Thursday, 10 April 2014

The importance of cell referencing in Excel spreadsheets...

Using Excel correctly in the lab is an important skill to develop, and students sometimes get this wrong by failing to correctly use cell referencing and instead "hardcode" key numbers in to the formulas they are using. The consequence of doing this is that if the student later changes any of the numbers then these changes will not cascade through the spreadsheet, and this can lead to errors.

The video below demonstrates the importance of why cell referencing and why it should be used as opposed to "hardcoding"....

The key points are:

  • When analysing scientific data the only number that should be entered in to the spreadsheet are the raw data
  • All calculation being performed should reference cells (e.g. A2) used for the calculations and not contain numbers (e.g. the number from cell A2

So, this means that cells should be:

Correct

and not...

Incorrect

Thursday, 3 April 2014

Newcastle University Medicine Malaysia (NUMed) open day - teaching lab video

Last weekend - Saturday 29 March, 2014 - we have a NUMed open day for prospective students.

The video below I put together for the day, and we played it on the monitors in the teaching lab. The material in the video was shot using the main teaching microscope during classes and shows Paramecium, C. elegans, and Gram stained bacteria.

Video of Paramecium, C. elegans and Gram stained bacteria

The video below I have put together from video shot using the main teaching microscope during classes on the BMN1004 and BMN1008 practical modules. The video shows Paramecium, C. elegans, and Gram stained bacteria. Enjoy!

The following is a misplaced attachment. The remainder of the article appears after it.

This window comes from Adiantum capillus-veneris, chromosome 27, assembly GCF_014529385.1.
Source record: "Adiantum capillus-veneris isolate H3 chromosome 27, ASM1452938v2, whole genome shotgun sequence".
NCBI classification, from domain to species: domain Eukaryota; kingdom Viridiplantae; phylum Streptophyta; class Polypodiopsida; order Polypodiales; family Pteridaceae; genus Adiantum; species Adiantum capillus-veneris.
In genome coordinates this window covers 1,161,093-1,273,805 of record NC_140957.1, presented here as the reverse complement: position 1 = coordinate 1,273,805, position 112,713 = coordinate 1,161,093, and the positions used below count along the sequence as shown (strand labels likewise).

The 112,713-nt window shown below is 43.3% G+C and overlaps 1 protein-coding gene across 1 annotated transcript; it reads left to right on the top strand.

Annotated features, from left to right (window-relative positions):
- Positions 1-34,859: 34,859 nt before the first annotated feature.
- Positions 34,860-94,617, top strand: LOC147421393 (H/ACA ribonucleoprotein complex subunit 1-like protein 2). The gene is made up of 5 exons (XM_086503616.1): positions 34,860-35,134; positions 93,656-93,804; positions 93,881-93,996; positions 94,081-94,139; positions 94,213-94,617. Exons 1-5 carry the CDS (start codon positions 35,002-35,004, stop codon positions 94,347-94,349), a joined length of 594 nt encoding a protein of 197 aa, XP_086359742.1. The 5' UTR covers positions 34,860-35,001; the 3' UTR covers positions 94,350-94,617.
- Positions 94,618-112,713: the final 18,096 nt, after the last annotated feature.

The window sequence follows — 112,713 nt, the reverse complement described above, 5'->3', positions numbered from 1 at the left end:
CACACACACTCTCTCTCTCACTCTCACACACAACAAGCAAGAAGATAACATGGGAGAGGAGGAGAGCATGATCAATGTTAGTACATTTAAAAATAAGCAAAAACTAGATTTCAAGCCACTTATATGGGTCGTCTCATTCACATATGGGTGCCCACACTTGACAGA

End of a journey - no more blogging at Scitable

For the last three years I have been blogging over at Nature Scitable about bioscience elearning and today, after 143 posts, I have decided to stop.

I have two main reasons for stopping:

  1. With my current job as Dean of Biomedical Sciences at Newcastle University Medicine Malaysia (NUMed) I am finding it increasingly difficult to find the time to blog at Scitable (or anywhere....)
  2. I have never really got on with the blogging platform at Scitable as I find it old, slow and clunky, and these days I like to blog in Markdown (as I am doing here).

It has been fun posting over at Scitable as it has given me the excuse, and therefore the time, to every so often step back from my day-to-day work and think about teaching and what I could, and should, do differently.

The problem now is I need to find an outlet for these 'teaching thoughts' and so there may be an increase in pedagogical material on this blog from now on...